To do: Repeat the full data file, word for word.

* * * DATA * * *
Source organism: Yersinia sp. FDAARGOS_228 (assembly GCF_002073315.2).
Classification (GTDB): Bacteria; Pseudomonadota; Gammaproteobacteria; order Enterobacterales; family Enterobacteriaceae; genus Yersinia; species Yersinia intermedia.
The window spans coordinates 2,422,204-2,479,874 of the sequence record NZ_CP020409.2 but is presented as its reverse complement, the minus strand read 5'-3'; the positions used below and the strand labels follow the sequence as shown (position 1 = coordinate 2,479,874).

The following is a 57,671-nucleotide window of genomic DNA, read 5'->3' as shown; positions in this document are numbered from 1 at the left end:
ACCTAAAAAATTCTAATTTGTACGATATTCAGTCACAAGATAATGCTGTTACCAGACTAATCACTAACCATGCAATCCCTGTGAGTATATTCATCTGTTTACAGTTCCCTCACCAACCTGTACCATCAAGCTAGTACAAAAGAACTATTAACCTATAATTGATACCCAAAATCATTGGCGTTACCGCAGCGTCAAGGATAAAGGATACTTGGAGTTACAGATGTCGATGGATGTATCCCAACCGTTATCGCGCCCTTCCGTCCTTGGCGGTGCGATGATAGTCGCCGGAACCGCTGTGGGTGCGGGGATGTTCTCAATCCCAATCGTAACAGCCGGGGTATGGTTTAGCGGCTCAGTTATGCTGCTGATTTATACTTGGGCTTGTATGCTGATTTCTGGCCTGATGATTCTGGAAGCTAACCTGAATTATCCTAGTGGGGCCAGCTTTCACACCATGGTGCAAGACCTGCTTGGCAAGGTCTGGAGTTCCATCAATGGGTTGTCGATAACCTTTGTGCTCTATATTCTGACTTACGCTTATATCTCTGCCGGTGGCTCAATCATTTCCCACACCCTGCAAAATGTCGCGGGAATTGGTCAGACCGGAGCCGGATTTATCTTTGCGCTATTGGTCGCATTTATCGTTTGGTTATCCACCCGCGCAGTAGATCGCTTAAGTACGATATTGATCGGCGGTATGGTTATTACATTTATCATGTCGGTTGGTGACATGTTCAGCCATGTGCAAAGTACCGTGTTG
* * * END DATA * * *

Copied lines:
Source organism: Yersinia sp. FDAARGOS_228 (assembly GCF_002073315.2).
Classification (GTDB): Bacteria; Pseudomonadota; Gammaproteobacteria; order Enterobacterales; family Enterobacteriaceae; genus Yersinia; species Yersinia intermedia.
The window spans coordinates 2,422,204-2,479,874 of the sequence record NZ_CP020409.2 but is presented as its reverse complement, the minus strand read 5'-3'; the positions used below and the strand labels follow the sequence as shown (position 1 = coordinate 2,479,874).

The following is a 57,671-nucleotide window of genomic DNA, read 5'->3' as shown; positions in this document are numbered from 1 at the left end:
ACCTAAAAAATTCTAATTTGTACGATATTCAGTCACAAGATAATGCTGTTACCAGACTAATCACTAACCATGCAATCCCTGTGAGTATATTCATCTGTTTACAGTTCCCTCACCAACCTGTACCATCAAGCTAGTACAAAAGAACTATTAACCTATAATTGATACCCAAAATCATTGGCGTTACCGCAGCGTCAAGGATAAAGGATACTTGGAGTTACAGATGTCGATGGATGTATCCCAACCGTTATCGCGCCCTTCCGTCCTTGGCGGTGCGATGATAGTCGCCGGAACCGCTGTGGGTGCGGGGATGTTCTCAATCCCAATCGTAACAGCCGGGGTATGGTTTAGCGGCTCAGTTATGCTGCTGATTTATACTTGGGCTTGTATGCTGATTTCTGGCCTGATGATTCTGGAAGCTAACCTGAATTATCCTAGTGGGGCCAGCTTTCACACCATGGTGCAAGACCTGCTTGGCAAGGTCTGGAGTTCCATCAATGGGTTGTCGATAACCTTTGTGCTCTATATTCTGACTTACGCTTATATCTCTGCCGGTGGCTCAATCATTTCCCACACCCTGCAAAATGTCGCGGGAATTGGTCAGACCGGAGCCGGATTTATCTTTGCGCTATTGGTCGCATTTATCGTTTGGTTATCCACCCGCGCAGTAGATCGCTTAAGTACGATATTGATCGGCGGTATGGTTATTACATTTATCATGTCGGTTGGTGACATGTTCAGCCATGTGCAAAGTACCGTGTTG